December 9, 2004
According to the findings of the December Duke University/CFO MagazineBusiness Outlook survey, which asked chief financial officers (CFOs) from a broad range of public and private companies about their economic projections, the number one risk to companies in 2005 is health care costs. Rounding out the top four risks are intense competition, fuel prices, and rising interest rates.
"Concerns about domestic terrorism have declined since last quarter, but our business terrorism index shows that the possibility of an attack is hurting business results," said Don Durfee, research editor of CFO Magazine. "We asked the CFOs to rank on a scale from 0 to 100 the negative impact that the threat of terrorism is having on their bottom line (where zero means no impact and 100 indicates maximum negative impact). While the terrorism index currently stands at 19.4, 36 percent of firms say the threat of terrorism is significantly affecting their bottom line."
After robust growth this fall, employment gains appear to have stalled. CFOs expect employment to grow only 0.8 percent in 2005, down from 3.1 percent predicted last quarter. Health care costs are expected to rise 8.4 percent.
Despite these concerns, the survey results indicate that the bottom line should fare moderately well next year, with earnings expected to increase by 11 percent. Moreover, just over half of the executives say they are more optimistic about the economy, and their firms, than they were last quarter.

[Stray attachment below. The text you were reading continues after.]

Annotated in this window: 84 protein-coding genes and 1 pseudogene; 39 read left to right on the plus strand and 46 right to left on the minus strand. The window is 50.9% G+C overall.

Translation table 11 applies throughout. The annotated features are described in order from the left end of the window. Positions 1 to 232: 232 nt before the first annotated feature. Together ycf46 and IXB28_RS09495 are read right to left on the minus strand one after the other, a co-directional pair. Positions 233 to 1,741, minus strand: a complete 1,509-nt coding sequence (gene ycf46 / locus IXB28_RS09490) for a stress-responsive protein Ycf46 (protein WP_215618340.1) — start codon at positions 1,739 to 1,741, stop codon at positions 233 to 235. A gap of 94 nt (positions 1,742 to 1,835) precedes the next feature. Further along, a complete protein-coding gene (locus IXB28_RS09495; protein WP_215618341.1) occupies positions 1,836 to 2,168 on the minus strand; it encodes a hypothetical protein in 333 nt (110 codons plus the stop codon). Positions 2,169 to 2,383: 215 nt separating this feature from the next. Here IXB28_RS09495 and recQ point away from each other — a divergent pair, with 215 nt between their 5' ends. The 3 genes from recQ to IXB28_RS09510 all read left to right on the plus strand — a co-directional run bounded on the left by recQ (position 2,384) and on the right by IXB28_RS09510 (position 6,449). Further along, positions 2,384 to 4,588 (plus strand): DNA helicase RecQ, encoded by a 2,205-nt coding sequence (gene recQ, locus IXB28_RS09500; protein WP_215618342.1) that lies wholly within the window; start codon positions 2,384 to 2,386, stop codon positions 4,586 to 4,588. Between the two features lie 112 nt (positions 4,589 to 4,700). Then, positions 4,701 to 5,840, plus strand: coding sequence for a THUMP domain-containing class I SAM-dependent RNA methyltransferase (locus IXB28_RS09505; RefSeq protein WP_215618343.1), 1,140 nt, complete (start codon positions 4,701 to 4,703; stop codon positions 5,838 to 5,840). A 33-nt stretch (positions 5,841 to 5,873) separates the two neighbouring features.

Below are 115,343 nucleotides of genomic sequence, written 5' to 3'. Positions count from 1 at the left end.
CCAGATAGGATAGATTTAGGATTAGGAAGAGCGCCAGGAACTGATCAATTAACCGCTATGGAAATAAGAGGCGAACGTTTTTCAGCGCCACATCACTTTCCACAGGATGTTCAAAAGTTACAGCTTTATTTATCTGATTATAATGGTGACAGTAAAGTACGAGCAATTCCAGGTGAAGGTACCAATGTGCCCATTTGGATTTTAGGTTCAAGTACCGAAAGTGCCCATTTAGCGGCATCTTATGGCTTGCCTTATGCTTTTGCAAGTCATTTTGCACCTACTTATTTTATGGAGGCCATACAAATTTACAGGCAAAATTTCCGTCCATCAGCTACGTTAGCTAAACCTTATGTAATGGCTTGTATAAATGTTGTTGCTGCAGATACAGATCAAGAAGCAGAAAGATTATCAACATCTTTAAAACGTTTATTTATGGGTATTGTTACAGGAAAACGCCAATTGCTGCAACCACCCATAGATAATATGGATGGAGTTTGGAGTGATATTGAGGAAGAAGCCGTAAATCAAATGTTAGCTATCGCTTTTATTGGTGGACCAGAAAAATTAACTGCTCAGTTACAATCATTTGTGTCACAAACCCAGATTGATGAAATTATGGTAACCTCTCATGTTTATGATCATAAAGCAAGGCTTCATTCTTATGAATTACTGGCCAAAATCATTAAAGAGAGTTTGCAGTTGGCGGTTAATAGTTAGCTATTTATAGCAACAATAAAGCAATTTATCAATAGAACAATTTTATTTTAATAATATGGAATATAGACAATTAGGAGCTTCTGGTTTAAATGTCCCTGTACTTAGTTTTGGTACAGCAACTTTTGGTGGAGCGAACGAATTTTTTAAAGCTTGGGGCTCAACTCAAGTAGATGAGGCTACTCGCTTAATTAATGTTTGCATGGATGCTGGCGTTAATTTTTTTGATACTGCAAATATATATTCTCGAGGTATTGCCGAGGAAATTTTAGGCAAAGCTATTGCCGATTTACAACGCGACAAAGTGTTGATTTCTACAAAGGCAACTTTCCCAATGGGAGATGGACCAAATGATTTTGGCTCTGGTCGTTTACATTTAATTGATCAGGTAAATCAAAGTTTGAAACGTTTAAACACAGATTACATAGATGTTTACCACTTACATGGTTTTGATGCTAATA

"All of these numbers are down from last quarter, and other predictions are even less favorable," noted Graham. "Capital spending is expected to grow only at a replacement level of 3.8 percent, and tech spending will increase just 4.9 percent. Worse still, the CFOs say that advertising and marketing expenditures will rise by only 2.3 percent, which is less than half of the growth predicted in last quarter's survey.
"In addition, outsourced employment is expected to rise at more than half of the firms we surveyed, with the increase in outsourced employment expected to increase 4.3 percent. Finally CFOs are significantly less bullish than Wall Street about the prospects for economic growth: respondents forecast a GDP growth rate of 2.8 percent, compared with Wall Street's consensus forecast of 3.3 percent."